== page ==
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The China Conundrum

We have been expecting the balloon to deflate as the market processes the drop in 10-year Treasury yields to less than 1.2% but may have to wait until the more volatile month of September. Under normal circumstances the drop in rates would be telegraphing a significant slowdown in the economy but as we have pointed out, these are not “normal times”. It is difficult to rely on traditional metrics with such widespread fiscal and monetary support still in place.

The as-good-as-it-gets market environment is showing some strain but the supportive macro and company-specific tailwinds have not abated. While we believe a 5-10% correction seems likely as we lap the rapid growth metrics of twelve months ago, with robust Fed support still in place and Q2 earnings looking strong, it’s hard to make the case that the bull market is over. High valuations have put us in a vulnerable position where we need ongoing fiscal and monetary support to extend the sugar high. Some Fed governors recently tilting toward a more hawkish stance of raising rates sooner than later have planted seeds of doubt, but the repeated mini-corrections in equity markets so far this year have proven short lived.

Compounding economic slowdown fears are concerns that increasing COVID Delta variant cases will result in new global shutdowns. The bullish trade all year has been playing the significant earnings and revenue increases as consumer-driven businesses open up. Our opinion is that there is very little public appetite for renewed shutdowns but it’s impossible to predict the aggressiveness of the new variant and the extent to which governments will respond to it. The market seems unconcerned, probably predicting correctly that vaccine penetration will blunt the effect enough to avoid any fallout in consumer spending due to government overreach.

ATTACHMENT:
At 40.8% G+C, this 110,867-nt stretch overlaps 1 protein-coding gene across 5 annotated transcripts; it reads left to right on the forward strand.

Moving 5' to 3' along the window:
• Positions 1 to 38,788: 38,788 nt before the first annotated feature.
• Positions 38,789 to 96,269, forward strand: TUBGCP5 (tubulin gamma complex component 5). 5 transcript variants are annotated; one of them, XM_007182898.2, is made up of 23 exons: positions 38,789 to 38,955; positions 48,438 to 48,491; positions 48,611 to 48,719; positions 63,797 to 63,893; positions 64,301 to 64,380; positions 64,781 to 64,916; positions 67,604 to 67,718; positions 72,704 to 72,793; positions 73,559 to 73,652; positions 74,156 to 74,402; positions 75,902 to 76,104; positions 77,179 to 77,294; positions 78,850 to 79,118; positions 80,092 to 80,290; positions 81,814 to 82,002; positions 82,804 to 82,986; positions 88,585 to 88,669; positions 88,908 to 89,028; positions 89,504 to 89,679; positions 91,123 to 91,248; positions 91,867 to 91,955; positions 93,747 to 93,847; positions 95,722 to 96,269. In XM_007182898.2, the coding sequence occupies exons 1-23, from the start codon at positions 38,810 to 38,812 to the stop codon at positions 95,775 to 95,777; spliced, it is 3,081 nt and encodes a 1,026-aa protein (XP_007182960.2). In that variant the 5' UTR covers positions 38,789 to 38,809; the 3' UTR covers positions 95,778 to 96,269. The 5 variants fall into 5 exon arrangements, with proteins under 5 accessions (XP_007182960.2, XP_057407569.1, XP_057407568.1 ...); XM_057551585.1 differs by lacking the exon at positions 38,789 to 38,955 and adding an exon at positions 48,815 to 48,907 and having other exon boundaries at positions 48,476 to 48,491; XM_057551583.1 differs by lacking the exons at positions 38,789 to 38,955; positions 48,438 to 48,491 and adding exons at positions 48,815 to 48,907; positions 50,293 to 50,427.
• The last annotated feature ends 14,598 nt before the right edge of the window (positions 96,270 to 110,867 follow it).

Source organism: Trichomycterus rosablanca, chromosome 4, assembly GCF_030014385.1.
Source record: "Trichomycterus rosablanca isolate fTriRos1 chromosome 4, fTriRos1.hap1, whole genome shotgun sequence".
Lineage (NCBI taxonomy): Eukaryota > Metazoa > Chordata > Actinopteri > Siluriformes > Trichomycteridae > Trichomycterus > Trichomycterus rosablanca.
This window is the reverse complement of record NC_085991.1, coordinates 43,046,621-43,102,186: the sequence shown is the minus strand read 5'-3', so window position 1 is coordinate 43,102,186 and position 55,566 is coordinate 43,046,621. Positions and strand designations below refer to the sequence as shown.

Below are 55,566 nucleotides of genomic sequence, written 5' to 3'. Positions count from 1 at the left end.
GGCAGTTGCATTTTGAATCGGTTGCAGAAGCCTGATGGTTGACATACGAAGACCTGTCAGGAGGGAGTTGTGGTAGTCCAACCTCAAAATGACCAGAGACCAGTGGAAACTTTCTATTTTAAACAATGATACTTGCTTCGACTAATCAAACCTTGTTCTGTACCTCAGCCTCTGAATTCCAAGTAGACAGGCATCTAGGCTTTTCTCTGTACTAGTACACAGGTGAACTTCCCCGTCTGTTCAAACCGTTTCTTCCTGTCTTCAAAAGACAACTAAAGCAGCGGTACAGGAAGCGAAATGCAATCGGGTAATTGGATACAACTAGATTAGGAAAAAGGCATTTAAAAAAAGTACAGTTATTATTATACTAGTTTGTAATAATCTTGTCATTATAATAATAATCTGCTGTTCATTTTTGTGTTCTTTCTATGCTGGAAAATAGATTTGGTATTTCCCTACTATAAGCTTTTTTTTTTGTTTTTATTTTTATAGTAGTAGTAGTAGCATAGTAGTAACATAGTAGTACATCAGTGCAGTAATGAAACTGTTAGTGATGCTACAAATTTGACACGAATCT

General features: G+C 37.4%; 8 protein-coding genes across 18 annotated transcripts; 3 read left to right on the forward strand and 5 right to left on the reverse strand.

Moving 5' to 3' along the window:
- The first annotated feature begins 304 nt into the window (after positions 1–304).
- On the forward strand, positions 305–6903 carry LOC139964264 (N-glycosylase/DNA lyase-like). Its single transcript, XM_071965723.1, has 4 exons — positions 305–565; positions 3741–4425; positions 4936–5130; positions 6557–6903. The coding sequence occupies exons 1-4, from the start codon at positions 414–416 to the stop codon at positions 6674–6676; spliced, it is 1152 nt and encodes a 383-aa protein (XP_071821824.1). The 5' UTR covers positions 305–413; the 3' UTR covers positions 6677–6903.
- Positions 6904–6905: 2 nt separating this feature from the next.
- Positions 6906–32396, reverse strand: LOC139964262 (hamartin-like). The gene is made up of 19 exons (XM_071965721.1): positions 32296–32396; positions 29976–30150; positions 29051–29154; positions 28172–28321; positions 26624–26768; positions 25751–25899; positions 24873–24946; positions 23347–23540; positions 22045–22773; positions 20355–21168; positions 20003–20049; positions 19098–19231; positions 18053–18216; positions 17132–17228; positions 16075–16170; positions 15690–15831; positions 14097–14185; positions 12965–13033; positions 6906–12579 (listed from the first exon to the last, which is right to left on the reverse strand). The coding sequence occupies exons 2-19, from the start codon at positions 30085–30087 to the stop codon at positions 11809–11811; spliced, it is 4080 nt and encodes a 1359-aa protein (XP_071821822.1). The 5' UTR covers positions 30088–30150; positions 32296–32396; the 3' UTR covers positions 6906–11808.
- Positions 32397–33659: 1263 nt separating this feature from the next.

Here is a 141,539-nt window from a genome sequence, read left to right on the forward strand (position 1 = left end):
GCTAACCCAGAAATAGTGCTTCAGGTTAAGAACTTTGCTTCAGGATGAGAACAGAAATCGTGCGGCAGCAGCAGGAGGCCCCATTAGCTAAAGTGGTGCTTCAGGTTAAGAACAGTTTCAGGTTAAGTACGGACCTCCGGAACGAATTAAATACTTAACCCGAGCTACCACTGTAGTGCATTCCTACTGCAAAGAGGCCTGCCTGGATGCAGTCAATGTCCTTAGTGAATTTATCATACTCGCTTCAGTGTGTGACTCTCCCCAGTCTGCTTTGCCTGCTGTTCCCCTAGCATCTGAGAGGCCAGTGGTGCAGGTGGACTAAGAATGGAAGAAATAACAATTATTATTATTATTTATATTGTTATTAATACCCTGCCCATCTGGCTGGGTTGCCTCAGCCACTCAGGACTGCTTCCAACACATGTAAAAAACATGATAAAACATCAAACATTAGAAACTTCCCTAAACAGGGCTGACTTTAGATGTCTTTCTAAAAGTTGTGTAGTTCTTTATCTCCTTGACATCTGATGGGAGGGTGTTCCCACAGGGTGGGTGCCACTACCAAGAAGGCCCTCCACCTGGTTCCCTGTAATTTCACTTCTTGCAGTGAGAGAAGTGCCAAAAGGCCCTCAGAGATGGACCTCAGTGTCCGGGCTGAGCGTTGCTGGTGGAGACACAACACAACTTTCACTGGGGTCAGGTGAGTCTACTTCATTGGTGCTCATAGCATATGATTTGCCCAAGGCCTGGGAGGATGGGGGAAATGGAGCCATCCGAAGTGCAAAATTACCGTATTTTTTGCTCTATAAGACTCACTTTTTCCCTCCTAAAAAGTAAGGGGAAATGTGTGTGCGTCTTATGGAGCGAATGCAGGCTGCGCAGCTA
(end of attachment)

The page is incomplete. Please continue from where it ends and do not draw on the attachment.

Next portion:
Another risk factor playing out is the continued crackdown on businesses in China by the CCP. The central government spent decades building a quasi-capitalist system only to reverse course in the last nine months. We could be witnessing a significant shift in Chinese behavior away from globalism. Premier Xi may have finally decided that his vision of Chinese Marxism needs to be moved front and center. The underlying strategy is to ramp up control of citizens at the expense of the free markets. How this shakes up global growth remains to be seen. China accounted for close to 30% of worldwide growth between 2014 and 2019, so the impact could be significant. Many listed Chinese stocks have been obliterated by each new government announcement restricting their ability to conduct business. Kyle Bass of Hayman Capital recently pronounced that it was now “unconscionable for fund managers to invest in China”. Our view is less extreme but we have chosen to keep our China exposure very low and currently have no appetite for buying the dip.

This environment only causes us to reiterate that balance, diversification, and staying the course are as important as ever. We could see a choppy environment as the rest of the year plays out, with growth that isn’t as strong, the expectation of waning policy support, the outcome of Delta and potentially new COVID variants, and continued volatility in China. We have already witnessed tremendous market gains, so a pause should be expected. With inflation remaining a big concern, we are hoping that the transitory case that the Fed has laid out proves to be correct.

Please call or email me with any questions or observations at jess.ellington@aubwm.com or 843-412-1420.


Disclosures:
Atlantic Union Bank Wealth Management is a division of Atlantic Union Bank that offers asset management, private banking, and trust and estate services. Securities are not insured by the FDIC or any other government agency, are not deposits or obligations of Atlantic Union Bank, are not guaranteed by Atlantic Union Bank or any of its affiliates, and are subject to risks, including the possible loss of principal. Deposit products are provided by Atlantic Union Bank, Member FDIC.

Past performance quoted is past performance and is not a guarantee of future results. Portfolio diversification does not guarantee investment returns and does not eliminate the risk of loss. The opinions and estimates put forth constitute our judgment and are subject to change without notice, as are statements of financial market trends, which are based on current market conditions. We believe the information provided here is reliable, but do not warrant its accuracy or completeness. This material is not intended as an offer or solicitation for the purchase or sale of any financial instrument. The views and strategies described may not be suitable for all investors. This material has been prepared for informational purposes only, and is not intended to provide, and should not be relied on for, accounting, legal or tax advice. References to future returns are not promises or even estimates of actual returns a client portfolio may achieve. Any forecasts contained herein are for illustrative purposes only and are not to be relied upon as advice or interpreted as a recommendation.